With our system the students train more efficiently in a shorter period of time avoiding boredom, over-training, staying motivated, fresh and injury free.

Periodization Training Method divides the overall program into specific and distinct periods, so improvements are made step by step, month to month, and year to year.

The Periodization plan is the athlete’s GPS. It shows us the fastest route, keeps us informed every step of the way, and through it, we find out if we are getting off track and how to find the road again. Looking at the way GPS works, the highly competitive athlete’s path to success is programmed in the same way. We have to know the final destination (a goal product of the Imagination) and the exact, honest starting point. That goal far away is the destination where the GPS has to lead us. For that satellite to guide us, it has to be programmed, not in our heads, but written out and logged on a computer. It needs a clear beginning and a definite destination, to avoid the athletes getting lost, or dropping out on the way.  An athlete’s path is designed from the future goal working backward to the present. If the goal is to reach the stars, we have to precisely know what kind of rocket we will deploy and everything that the vessel will need. Only after every detail is covered, can construction begin. The project does not start by simply taking into account the parts that we have available now; it starts with the elements that we will need to assemble the future rocket.  

With a Periodization Training Method, the students will make the most significant improvements, while also having fun, preventing injuries, and staying mentally and physically fresh. Each student needs his/her personal training plan based on his/her own goals. The method considers the different needs of all levels of players, from the novice to the professional athlete.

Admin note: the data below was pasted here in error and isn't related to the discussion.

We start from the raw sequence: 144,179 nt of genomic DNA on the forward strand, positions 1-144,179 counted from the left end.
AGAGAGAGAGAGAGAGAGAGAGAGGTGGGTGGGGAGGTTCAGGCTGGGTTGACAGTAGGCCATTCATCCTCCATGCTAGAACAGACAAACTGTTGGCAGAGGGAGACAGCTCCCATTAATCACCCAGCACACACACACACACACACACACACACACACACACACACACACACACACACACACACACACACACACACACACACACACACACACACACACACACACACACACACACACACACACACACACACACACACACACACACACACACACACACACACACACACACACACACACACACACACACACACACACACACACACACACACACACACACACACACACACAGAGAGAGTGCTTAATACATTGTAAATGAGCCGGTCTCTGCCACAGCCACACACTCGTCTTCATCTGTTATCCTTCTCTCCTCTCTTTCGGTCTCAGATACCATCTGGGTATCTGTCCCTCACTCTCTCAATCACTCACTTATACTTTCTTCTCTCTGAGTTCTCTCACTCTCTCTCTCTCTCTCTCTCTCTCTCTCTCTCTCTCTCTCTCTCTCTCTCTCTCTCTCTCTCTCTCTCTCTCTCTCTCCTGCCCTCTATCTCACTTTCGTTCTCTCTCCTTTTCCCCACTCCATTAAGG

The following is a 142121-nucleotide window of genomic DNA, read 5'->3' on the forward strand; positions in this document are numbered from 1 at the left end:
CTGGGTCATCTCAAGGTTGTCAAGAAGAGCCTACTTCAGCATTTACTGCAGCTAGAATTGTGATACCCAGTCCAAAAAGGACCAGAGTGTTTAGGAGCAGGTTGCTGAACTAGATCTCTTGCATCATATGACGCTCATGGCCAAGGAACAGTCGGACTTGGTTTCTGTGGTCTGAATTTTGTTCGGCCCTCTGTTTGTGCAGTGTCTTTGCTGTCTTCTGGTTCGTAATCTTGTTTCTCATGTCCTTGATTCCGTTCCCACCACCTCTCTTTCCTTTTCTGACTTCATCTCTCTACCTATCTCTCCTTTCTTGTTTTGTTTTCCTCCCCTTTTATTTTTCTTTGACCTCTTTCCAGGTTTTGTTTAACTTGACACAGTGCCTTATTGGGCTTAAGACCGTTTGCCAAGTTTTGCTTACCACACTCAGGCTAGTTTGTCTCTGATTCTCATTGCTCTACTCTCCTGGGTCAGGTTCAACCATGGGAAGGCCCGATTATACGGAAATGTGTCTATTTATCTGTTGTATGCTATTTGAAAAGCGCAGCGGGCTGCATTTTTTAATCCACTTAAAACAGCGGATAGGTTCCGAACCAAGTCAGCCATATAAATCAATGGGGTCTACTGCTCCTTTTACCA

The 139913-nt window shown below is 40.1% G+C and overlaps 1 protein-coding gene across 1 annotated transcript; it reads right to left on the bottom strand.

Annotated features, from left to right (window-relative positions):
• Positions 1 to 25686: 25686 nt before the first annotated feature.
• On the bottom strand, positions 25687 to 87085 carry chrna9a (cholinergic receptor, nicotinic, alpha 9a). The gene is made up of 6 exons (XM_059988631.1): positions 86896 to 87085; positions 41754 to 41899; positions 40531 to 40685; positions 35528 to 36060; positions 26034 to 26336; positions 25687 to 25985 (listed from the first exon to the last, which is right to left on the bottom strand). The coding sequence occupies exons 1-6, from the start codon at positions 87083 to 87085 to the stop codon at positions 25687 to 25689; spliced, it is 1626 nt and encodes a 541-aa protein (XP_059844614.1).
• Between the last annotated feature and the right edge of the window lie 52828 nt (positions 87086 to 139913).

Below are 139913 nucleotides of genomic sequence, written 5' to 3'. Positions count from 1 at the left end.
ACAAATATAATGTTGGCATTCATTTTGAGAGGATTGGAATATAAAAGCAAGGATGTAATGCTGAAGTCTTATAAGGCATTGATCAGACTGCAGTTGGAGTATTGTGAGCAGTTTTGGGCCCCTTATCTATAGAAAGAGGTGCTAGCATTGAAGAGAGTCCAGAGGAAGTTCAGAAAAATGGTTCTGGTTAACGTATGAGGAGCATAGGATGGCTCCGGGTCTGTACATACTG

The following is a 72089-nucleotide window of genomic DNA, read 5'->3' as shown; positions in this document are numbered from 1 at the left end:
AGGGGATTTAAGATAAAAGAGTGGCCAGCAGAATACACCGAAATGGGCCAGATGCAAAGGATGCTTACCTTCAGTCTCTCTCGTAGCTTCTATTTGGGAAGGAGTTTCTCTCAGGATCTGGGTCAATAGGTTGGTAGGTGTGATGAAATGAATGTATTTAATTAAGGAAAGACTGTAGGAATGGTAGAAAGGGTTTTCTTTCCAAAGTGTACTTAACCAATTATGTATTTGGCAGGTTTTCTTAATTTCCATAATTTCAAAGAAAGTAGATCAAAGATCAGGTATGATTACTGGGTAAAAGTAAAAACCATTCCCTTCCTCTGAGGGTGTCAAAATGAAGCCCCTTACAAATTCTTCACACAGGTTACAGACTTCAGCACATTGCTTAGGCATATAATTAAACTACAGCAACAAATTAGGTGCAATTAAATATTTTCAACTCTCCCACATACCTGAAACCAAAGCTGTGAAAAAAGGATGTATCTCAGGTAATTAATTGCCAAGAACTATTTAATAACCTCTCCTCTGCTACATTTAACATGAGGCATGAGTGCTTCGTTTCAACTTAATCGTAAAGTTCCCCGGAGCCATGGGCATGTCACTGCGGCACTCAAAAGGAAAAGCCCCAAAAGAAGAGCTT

The students keep a journal with specific rating systems to help in the continuous evaluation of the plan.  The periodization plan is always alive, and constant reviewing is imperative to keep the athlete motivated and on track.  The Periodization Method is divided into three cycles: the Macro Cycle (the long-term plan), the Mezzo Cycle (partial planning in the short term, keeping in mind the overall objective of the Macro Cycle), and the Micro Cycle (includes the fundamental parts of the daily training). Periodization is a system where the athlete reaches peak performance at the competition through a systematic training plan. With the help of a GPS, we get there faster. Athletes advance through the cycles, and each Phase prepares them for the next one, focusing on distinct skill development.  The Periodization Plan consists of six phases: adaptation, development, pre-competition, tapering, competition, and rest. We are talking about high-performance athletes, so pay attention; it is fundamental. The following suggested periods are at the start of the season. At the end of this first cycle, the next one is built. It would depend solely on the athlete’s tournament schedule. 




The student, is adapting to begin training. Start with Low Volume-Low Intensity, increasing the levels of physical conditioning and information gradually.

This period should last three weeks (first cycle)

Training to adapt

Solid foundation in every area

Fun games to keep them engage in the process

Start working on technique

Live ball drills, concentrating on the contact point, and the right distance to the ball.

Low Volume, Low intensity

Physical, the emphasis in this period is to develop muscular and cardiovascular endurance

The training is done at a low intensity so that the students can concentrate on stroke development

2- Development

Technical, fundamentals of movement, and swing mechanics. The emphasis at this time is on the development of physical skills—high Volume-Medium Intensity. 

This period should last three weeks (first cycle).

Developmental Phase: Training to Train.